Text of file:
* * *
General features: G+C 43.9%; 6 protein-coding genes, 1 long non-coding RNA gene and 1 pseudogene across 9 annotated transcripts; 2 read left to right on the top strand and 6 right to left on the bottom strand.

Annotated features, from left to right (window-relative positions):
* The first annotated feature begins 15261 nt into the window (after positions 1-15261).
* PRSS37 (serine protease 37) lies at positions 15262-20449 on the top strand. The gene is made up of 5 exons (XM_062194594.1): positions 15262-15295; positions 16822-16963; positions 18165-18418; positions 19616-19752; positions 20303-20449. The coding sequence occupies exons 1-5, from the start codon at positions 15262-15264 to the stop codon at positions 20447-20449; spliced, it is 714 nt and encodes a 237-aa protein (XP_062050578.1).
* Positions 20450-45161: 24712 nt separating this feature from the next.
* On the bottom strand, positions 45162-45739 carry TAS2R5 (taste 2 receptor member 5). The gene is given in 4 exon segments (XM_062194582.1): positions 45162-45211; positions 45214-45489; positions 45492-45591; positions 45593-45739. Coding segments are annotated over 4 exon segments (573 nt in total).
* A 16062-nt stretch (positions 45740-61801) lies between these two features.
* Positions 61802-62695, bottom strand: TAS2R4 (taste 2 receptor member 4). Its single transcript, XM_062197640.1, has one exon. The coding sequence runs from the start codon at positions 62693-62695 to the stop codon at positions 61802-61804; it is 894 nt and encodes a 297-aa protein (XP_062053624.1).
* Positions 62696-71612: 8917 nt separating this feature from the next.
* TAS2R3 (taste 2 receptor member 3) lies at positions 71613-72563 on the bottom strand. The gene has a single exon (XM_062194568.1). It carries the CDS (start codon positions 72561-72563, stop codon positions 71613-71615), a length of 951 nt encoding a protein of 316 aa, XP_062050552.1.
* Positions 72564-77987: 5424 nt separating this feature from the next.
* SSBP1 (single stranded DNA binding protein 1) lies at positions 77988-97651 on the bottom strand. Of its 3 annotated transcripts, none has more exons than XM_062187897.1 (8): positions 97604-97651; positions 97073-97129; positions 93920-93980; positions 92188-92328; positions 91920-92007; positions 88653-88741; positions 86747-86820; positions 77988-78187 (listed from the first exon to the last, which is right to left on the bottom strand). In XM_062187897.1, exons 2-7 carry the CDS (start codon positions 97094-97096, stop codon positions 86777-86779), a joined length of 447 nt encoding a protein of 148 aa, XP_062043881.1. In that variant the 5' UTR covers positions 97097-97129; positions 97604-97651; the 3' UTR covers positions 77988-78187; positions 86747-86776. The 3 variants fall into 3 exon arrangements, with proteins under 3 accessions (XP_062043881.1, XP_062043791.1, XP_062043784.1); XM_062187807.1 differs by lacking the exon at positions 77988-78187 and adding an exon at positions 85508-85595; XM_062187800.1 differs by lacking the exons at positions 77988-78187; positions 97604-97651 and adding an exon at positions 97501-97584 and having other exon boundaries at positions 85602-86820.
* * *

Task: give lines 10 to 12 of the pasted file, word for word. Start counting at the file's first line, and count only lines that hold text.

* TAS2R3 (taste 2 receptor member 3) lies at positions 71613-72563 on the bottom strand. The gene has a single exon (XM_062194568.1). It carries the CDS (start codon positions 72561-72563, stop codon positions 71613-71615), a length of 951 nt encoding a protein of 316 aa, XP_062050552.1.
* Positions 72564-77987: 5424 nt separating this feature from the next.
* SSBP1 (single stranded DNA binding protein 1) lies at positions 77988-97651 on the bottom strand. Of its 3 annotated transcripts, none has more exons than XM_062187897.1 (8): positions 97604-97651; positions 97073-97129; positions 93920-93980; positions 92188-92328; positions 91920-92007; positions 88653-88741; positions 86747-86820; positions 77988-78187 (listed from the first exon to the last, which is right to left on the bottom strand). In XM_062187897.1, exons 2-7 carry the CDS (start codon positions 97094-97096, stop codon positions 86777-86779), a joined length of 447 nt encoding a protein of 148 aa, XP_062043881.1. In that variant the 5' UTR covers positions 97097-97129; positions 97604-97651; the 3' UTR covers positions 77988-78187; positions 86747-86776. The 3 variants fall into 3 exon arrangements, with proteins under 3 accessions (XP_062043881.1, XP_062043791.1, XP_062043784.1); XM_062187807.1 differs by lacking the exon at positions 77988-78187 and adding an exon at positions 85508-85595; XM_062187800.1 differs by lacking the exons at positions 77988-78187; positions 97604-97651 and adding an exon at positions 97501-97584 and having other exon boundaries at positions 85602-86820.